Wednesday, November 17, 2010

The Philosophical Black Hole of Atheism

There are important questions that all of us should think about:

1. Where did I come from?
2. Who am I?
3. What should I be doing?
4. Where am I going?

The Christian answers:

1. From God ("So God created man in His image..." Genesis 1.27-28)
2. God's child ("See what kind of love the Father has given to us, that we should be called children of God..." 1 John 3.1)
3. Loving God and my neighbor ("Love the Lord Your God... and your neighbor as yourself." Matthew 22.37 &39)
4. To be with God eternally ("For this is the will of my Father, that everyone who looks on the Son and believes in him should have eternal life, and I will raise him up on the last day." John 6.40)

The Atheist answers:

1. An accident of nature.
2. What I do... an engineer, teacher, mother, etc.
3. What pleases me.
4. To nothing.

The Atheist considers the Christian answers nothing more than imaginative constructions to give him a sense of meaning and hope. But the Atheist denies God so that he can imagine the universe to be God. There are no absolute morals, only molecules. For this reason the Atheist lives in the middle, lives for the moment, does what is pleasing for now.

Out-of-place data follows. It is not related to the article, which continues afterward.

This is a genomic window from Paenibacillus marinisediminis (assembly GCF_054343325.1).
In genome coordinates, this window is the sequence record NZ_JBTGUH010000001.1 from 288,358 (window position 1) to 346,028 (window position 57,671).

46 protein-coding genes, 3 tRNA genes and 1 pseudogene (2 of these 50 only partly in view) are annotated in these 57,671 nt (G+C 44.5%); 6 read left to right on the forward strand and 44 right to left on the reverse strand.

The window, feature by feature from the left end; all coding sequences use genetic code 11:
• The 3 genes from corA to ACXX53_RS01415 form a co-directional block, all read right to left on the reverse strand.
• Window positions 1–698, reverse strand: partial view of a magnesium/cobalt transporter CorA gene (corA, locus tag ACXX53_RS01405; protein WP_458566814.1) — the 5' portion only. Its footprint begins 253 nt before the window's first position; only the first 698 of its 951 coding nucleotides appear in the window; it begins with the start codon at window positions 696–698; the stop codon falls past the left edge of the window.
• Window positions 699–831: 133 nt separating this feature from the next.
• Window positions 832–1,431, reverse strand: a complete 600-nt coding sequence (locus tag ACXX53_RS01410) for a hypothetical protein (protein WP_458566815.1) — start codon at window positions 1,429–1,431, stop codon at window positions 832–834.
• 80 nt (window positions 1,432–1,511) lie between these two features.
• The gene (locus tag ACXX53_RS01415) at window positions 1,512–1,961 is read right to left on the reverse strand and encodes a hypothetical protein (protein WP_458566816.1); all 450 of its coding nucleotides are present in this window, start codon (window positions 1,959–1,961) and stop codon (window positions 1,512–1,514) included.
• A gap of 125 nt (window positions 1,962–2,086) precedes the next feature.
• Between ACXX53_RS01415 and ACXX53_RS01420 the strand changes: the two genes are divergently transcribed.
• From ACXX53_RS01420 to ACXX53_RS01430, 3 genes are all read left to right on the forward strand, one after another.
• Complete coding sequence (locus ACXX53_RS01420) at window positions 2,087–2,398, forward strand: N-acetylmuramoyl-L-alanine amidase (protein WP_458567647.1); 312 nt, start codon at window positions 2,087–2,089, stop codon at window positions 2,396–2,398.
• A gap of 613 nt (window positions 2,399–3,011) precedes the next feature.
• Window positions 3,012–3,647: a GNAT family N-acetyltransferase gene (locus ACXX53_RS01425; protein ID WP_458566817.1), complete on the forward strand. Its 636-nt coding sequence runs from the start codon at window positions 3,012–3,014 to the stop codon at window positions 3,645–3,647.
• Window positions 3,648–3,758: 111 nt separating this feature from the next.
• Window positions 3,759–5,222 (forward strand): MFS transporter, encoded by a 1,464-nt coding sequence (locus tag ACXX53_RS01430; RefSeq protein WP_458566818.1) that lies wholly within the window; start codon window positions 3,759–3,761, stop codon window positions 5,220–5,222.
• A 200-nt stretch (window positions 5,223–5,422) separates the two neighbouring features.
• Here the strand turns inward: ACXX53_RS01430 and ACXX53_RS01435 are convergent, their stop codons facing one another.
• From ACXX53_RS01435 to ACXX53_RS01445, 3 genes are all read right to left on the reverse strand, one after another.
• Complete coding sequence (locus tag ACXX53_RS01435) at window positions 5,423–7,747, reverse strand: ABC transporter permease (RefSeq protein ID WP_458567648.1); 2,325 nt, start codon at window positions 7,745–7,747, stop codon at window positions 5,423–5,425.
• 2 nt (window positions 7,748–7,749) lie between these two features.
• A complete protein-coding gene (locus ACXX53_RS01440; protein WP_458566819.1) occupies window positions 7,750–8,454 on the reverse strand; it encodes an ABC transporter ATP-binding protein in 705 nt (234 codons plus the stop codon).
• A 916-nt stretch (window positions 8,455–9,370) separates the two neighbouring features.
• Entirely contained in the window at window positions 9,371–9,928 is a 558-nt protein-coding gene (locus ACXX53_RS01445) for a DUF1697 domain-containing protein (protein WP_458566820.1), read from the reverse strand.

Those choices are all arbitrary. Ultimately everything becomes a mechanical, mindless process of evolution. And if that is so, why care about poverty? Why care about the environment? Why care who lives or dies? Why? Does the sodium ion argue with the chloride ion about becoming salt?

The philosophical black hole of atheism is to deny the spirit in nature. In the Nicene Creed we confess: "I believe in one God, the Father Almighty, maker of heaven and earth AND of all things visible and invisible." God created us with a spirit, and it is through the spirit that we are able to believe in God.


rrlane said...

why care about poverty? Why care about the environment? Why care who lives or dies? Why?

Because morality was most likely bred into us by evolution. We survive most effectively in groups, so treating each other with respect, not killing each other randomly, protecting the ones in our group who cannot take care of themselves became traits that facilitated survival.

Really, considering we have Rep. John Shimkus, a fundamentalist Christian who is vying for the job of head of the House Energy and Commerce Committee saying that climate problems are not worrisome because of what the Bible says, do you really think theists can claim the moral high ground on that issue?

I don't care if you wish to believe in a god or many gods, but it would be peachy if you could do so without attempting to belittle those who think differently. It does not speak terribly highly of your beliefs if you feel the need to tear others down to feel superior.

Michael Paul Walther said...

I'm not trying to belittle anyone's beliefs. But I am trying to show where they lead in the hope that they might see that there is more to this world. I think my question is still valid. Why? Why even care about survival if this world is nothing more than a mindless, mechanical process of evolution?

I'm glad you do care about poverty and the environment. If you can direct me to that statement by Rep. Shimkus, I would appreciate it. I would like to talk to him about it.